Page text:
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JOURNAL OF GEOPHYSICAL RESEARCH, VOL. 108, NO. D16, 8546, doi:10.1029/2002JD002844, 2003

Performance of a single-monochromator diode array spectroradiometer for the determination of actinic flux and atmospheric photolysis frequencies

Gavin D. Edwards1 and Paul S. Monks

Department of Chemistry, University of Leicester, Leicester, UK Received 14 August 2002; revised 13 February 2003; accepted 19 March 2003; published 2 July 2003.

[1] The performance of a new spectroradiometer instrument based on a diode array

technique during its first field deployment at the International Modeling and Measurement Intercomparison (IPMMI) has been evaluated. The instrument is a single-monochromator diode array spectroradiometer that was used to measure both actinic flux and derived values of j(O1D) and j(NO2). Spectra may be collected over the wavelength region l = 280­450 nm at variable integration times (typically 1 s for normal operation), and data may be converted to actinic flux/photolysis frequencies using National Institute of Standards and Technology traceable calibration standards. The relative accuracy of these measurements is compared to photolysis frequencies derived using similar and contrasting experimental techniques. The instrument performed adequately in the comparison, but the problem of poor stray light rejection in the single monochromator has the potential to propagate significant errors in the derived photolysis frequencies. A full error analysis together with instrument characterization has been performed and is reported. The feasibility of using such instruments in the field for the measurement of atmospheric INDEX TERMS: 0317 Atmospheric Composition and photolysis frequencies is also discussed.

Structure: Chemical kinetic and photochemical properties; 0368 Atmospheric Composition and Structure: Troposphere--constituent transport and chemistry; 0394 Atmospheric Composition and Structure: Instruments and techniques; KEYWORDS: photolysis frequencies, actinic flux, spectroradiometer, diode array, atmospheric photolysis, ozone photolysis Citation: Edwards, G. D., and P. S. Monks, Performance of a single-monochromator diode array spectroradiometer for the determination of actinic flux and atmospheric photolysis frequencies, J. Geophys. Res., 108(D16), 8546, doi:10.1029/2002JD002844, 2003.

1. Introduction

[2] The photodissociation of trace gas species in the troposphere is the driving force for much of the radical chemistry that occurs in the Earth's atmosphere. For example, ozone photolysis in the presence of water vapor is the primary production channel for the formation of the hydroxyl radical, OH, which initiates much of the oxidative removal of trace gases in the troposphere. Photochemical ozone production in the troposphere is also facilitated by photochemistry, namely,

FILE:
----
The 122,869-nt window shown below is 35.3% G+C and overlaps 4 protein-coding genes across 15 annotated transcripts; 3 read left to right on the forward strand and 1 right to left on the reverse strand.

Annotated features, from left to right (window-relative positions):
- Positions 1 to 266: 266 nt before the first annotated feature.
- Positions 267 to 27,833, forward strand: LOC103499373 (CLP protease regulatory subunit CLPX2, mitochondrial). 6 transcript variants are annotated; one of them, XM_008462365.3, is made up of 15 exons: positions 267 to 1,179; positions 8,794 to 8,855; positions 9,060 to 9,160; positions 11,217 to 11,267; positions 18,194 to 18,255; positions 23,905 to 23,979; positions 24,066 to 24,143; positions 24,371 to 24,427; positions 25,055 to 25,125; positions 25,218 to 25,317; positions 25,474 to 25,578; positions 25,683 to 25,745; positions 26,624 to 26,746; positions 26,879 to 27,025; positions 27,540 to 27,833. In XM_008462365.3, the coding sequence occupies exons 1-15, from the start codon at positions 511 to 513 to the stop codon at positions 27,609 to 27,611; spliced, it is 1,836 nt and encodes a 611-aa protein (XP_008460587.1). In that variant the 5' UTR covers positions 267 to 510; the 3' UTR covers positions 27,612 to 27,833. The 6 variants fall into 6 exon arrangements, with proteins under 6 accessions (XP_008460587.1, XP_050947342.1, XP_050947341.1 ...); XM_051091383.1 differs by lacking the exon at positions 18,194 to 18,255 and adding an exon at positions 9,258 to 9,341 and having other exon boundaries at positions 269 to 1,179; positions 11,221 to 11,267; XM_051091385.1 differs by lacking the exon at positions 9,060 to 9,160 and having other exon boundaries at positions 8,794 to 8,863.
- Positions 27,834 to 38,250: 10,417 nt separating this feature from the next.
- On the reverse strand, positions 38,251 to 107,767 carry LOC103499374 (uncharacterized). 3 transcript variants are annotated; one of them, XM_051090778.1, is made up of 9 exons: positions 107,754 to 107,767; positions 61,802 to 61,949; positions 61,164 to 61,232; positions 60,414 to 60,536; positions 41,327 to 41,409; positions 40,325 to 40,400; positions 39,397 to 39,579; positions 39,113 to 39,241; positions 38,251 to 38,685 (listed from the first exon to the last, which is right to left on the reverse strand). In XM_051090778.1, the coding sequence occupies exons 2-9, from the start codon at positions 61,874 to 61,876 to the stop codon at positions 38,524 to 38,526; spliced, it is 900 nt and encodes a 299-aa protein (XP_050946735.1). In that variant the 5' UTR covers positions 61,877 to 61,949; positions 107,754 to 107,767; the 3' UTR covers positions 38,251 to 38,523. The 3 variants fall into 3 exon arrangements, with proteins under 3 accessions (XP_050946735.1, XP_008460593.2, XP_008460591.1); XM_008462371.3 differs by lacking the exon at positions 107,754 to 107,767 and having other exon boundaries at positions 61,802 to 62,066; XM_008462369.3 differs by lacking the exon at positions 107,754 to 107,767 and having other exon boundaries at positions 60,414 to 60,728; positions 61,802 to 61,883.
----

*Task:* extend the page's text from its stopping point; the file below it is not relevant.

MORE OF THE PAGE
À Á NO2 þ hvðl < 420 nmÞ ! NO þ O 3 P ; À Á O 3 P þ O2 þ M ! O3 þ M; À Á O3 þ hvðl < 340 nmÞ ! O 1 D þ O2 ; À Á O 1 D þ H2 O ! OH þ OH:


ð1Þ ð2Þ ð3Þ

In order to model the total HOx and NOx budgets within the troposphere accurately, validation of atmospheric photolysis frequencies with field measurements is often necessary. It has been shown by several authors [e.g., Madronich, 1987; Shetter and Muller, 1999] that photochemical processes are ¨ directly proportional to actinic flux rather than to pure irradiance. The actinic flux is defined as the spherical flux density, incident over all angles, that is capable of producing photodissociation in photoactively labile molecules. Irradiance is defined as the density of flux energy on a plane surface. Actinic flux and irradiance differ by the cosine of the angle of incidence, q, and are only equal for a parallel beam of light perpendicular to the irradiated surface, i.e., where cosine q = 0. For a molecule, A, the photodissociation of A is characterized by the photolysis frequency, j, where

j¼ 1 d ½ A : ½ A dt ð5Þ


Now at Atmospheric Chemistry Division, National Center for Atmospheric Research, Boulder, Colorado, USA. Copyright 2003 by the American Geophysical Union. 0148-0227/03/2002JD002844$09.00

The photolysis frequency, j, is dependent on local actinic flux, F, the absorption cross section, s, and quantum yield, f, for molecule A. These molecular parameters themselves are functions of both temperature and wavelength. Hence a photolysis frequency can be evaluated as the integral of the






product of solar actinic flux, absorption cross section, and quantum yield with respect to wavelength:

Zl2 ji ¼


si ðl; T Þfi ðl; T ÞF ðlÞdl: